Our first design sprint happened during our fourth week of class. The situation we were given: not all Elon students have cars or licenses, and the BioBus runs very limited routes to very specific areas of the community. There is also no public transportation to campus, though we have many community members who work on for Elon. Finally, for people who can get to Elon, parking is very hard to find.
Here’s how our teams used design thinking to find solutions to these issues!
Team 1: Elena, Charlie, Claire, Leah
On this day, the team generated a list of questions to ask Elon students and staff about transportation and access to parking. Then, they went out into Moseley Student Center, Acorn Coffee shop, The Oak House, and more places around campus to interview folks. The team developed a deeper understanding of what problems the students and staff were experiencing.
On day two, it was the team’s job to define what the actual problem was. By looking at their notes, they generated a board full of post-its, brainstorming different issues to focus on. They also generated user stories based on how different individuals would experience transportation. Eventually, the issues were in five different categories. The one they picked: Elon students are not aware of their transportation options when needing to get to and from campus.
For day three, it was time to ideate and brainstorm various ways to make transportation options known on campus. The team generated over forty ideas, with a great majority of them focused on marketing strategies, while others looked at incentives, student ambassadors, and electronic access to public transportation. The two they eventually honed in on: the development of a school-wide app that encompasses live transportation information amongst other features, and an improved bike-sharing program for the campus.
On prototyping day, the team got together and began designing the app on a paper prototype, and started building a model of the new bike program using legos. The app included the ability check live bus routes and maps, sign into Elon Ontrack, check Phoenix Card balances, view dining hall menus, submit requests to SGA, see parking rules, log in to Moodle, and more. For the “Zagster 2.0”, they came up with a system that included several kiosks around campus to check out bikes from (rather than App use), bike locks on each vehicle, better information and advertising, and the necessity to lock into a kiosk to end the time of usage (to encourage accountability).
. . .
By Friday, the teams had gathered a group of students to share their prototypes with. They got very positive feedback on the App design, with the test group expressing their strong desire for it to exist. They liked that it addressed awareness of BioBus routes while also addressing other student needs. For the updated bike share program, the test group ended up leading the team to the real issue: students don’t want bikes because Elon’s campus is not bikeable. The team realized the actual issue, and decided if they had another Sprint week to tackle that issue, they’d change Elon’s sidewalks and pathways to be more accommodating for bikes.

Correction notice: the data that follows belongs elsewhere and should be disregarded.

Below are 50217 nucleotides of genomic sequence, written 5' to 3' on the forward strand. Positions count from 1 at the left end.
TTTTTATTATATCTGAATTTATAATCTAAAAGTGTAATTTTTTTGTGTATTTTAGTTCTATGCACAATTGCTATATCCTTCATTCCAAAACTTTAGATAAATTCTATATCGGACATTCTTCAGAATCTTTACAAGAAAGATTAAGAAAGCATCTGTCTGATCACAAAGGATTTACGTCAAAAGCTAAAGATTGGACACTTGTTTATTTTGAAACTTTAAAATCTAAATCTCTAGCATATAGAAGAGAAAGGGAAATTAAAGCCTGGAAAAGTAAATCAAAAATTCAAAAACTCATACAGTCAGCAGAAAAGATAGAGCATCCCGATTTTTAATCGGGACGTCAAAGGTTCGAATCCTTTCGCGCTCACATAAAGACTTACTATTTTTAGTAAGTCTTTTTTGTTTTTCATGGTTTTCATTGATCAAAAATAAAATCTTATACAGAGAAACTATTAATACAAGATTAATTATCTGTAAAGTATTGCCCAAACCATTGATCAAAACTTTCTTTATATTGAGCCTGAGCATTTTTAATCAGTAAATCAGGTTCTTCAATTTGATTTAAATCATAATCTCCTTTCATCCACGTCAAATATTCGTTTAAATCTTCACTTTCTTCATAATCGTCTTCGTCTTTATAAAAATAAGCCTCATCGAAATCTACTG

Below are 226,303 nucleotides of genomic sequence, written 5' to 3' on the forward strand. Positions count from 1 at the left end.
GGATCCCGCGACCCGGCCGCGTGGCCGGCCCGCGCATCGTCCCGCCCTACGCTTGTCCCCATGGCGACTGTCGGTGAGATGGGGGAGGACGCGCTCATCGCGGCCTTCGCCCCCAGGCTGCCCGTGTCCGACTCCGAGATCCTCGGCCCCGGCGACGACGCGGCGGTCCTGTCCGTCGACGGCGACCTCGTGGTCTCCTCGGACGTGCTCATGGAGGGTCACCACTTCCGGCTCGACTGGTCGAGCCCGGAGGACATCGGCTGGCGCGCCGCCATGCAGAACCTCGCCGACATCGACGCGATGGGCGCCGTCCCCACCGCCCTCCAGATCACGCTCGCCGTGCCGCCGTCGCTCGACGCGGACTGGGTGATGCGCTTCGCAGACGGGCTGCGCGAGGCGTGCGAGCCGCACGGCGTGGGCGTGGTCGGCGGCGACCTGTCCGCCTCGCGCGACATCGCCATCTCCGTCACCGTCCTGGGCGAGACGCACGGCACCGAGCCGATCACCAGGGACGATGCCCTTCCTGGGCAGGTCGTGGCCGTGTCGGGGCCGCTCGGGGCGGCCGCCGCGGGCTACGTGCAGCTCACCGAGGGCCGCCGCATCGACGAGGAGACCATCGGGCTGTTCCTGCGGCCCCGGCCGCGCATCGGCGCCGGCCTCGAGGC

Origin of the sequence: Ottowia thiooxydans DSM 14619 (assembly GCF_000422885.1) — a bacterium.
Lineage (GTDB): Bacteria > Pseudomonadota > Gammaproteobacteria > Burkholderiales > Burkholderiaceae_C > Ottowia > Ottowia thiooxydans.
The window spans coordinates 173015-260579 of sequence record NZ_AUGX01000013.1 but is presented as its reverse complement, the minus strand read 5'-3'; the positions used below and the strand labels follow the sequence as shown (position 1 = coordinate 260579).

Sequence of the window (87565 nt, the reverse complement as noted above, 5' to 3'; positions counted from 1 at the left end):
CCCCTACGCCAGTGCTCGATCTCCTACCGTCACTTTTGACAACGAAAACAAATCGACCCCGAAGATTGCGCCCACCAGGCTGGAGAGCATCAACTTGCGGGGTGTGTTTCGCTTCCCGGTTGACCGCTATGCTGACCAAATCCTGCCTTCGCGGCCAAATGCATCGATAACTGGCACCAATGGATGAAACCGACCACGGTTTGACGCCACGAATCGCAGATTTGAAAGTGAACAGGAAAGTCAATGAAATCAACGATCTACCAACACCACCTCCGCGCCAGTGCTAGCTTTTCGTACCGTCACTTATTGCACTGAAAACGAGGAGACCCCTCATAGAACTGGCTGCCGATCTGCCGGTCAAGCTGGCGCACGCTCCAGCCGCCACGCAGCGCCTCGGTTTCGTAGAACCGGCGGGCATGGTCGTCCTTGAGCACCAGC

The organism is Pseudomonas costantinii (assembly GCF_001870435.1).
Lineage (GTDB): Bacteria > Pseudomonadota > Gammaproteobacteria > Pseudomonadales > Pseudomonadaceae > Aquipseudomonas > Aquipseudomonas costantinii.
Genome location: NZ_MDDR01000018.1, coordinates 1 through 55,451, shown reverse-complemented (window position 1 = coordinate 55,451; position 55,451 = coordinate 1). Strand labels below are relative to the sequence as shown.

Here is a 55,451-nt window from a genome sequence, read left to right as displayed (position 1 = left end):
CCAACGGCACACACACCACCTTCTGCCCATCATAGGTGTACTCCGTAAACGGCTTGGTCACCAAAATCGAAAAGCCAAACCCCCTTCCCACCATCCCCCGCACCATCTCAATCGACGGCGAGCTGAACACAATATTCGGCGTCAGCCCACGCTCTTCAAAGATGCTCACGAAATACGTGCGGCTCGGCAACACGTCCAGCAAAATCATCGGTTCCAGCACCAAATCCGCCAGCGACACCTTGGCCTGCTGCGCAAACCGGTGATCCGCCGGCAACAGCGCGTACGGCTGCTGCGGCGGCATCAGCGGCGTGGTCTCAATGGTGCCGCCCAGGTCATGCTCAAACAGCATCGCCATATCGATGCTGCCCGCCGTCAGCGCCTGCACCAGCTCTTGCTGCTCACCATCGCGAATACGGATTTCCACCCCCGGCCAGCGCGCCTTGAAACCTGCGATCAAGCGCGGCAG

Team 2: Katherine, Laurel, Mikey, Sabrina
For the first twenty minutes of this day, the team generated a list of questions to ask members of the Elon population about having cars on campus, their experience with parking, and their experience with alternative transport. They then split up into groups and interviewed members of campus police as well as a number of students. Gathering this information allowed one of the main problems regarding transportation at Elon, the Bio Bus, to surface.
The team was tasked with defining the problem. They created several profiles and theoretical challenges they had to face. They created three profiles: a single mom, with two kids, who wanted to go to Smitty’s, but faced parking and safety issues; a transfer students, with few friends, no car, and wanted to go downtown; a first-year, with no car who wanted to volunteer at the animal shelter. After mapping the steps each person would take in their day, the team identified that the main issues were safety issues, parking issues, and reliable/streamline transportation issues. Next, the team created “How might we…” questions. These questions ask us to identify problems without converging on solutions. We generated many questions, but decided to go into the community and ask questions regarding scheduling and awareness. The questions are as follows: How familiar are you with where the Bio Bus runs/schedule? Where you would look for the routes/schedule? Do you know where you can park on campus?
On the third day, the team used multiple Design Thinking techniques to brainstorm ideas to address the issue of Bio Busawareness on campus. They found that their final products—an interactive map of the Bio Bus to be placed in Moseley (or another central location on campus) along with “subway” style Bio Bus schedule board at each bus stop, and coupons for riding the Bio Bus—were a combination of their expensive, cheap, ridiculous, and not impossible ideas.
The team hit the ground running on the fourth day. They created a lego/paper prototype of the interactive map and Bio Bus schedule board, as well as paper prototypes for the coupons, keeping the interactivity of the prototypes in mind.
The final day of the sprint was dedicated to receiving feedback and critique from their audience members (fellow students invited by both teams). Generally speaking, the audience gave positive feedback to the teams ideas (especially the coupons); however, the audience also confessed that they probably would not have used either of the Bio Bus maps/schedule systems because it was more convenient to drive their car. The team then realized that in order to develop awareness for the Bio Bus, marketability to a greater portion of the Elon population—including those with cars on campus—could be crucial.
February 26th – March 2nd
Our second design sprint happened during our fifth week of class. This time, we were given a different format—the Google Ventures model, as outlined in Sprint!—but we were not given a situation to address. Instead, we were challenged to empathize with Elon community members and frame our own problem.
Here’s how our teams used design thinking to find solutions to these issues!
Team 1: Katherine, Charlie, Elena, Sabrina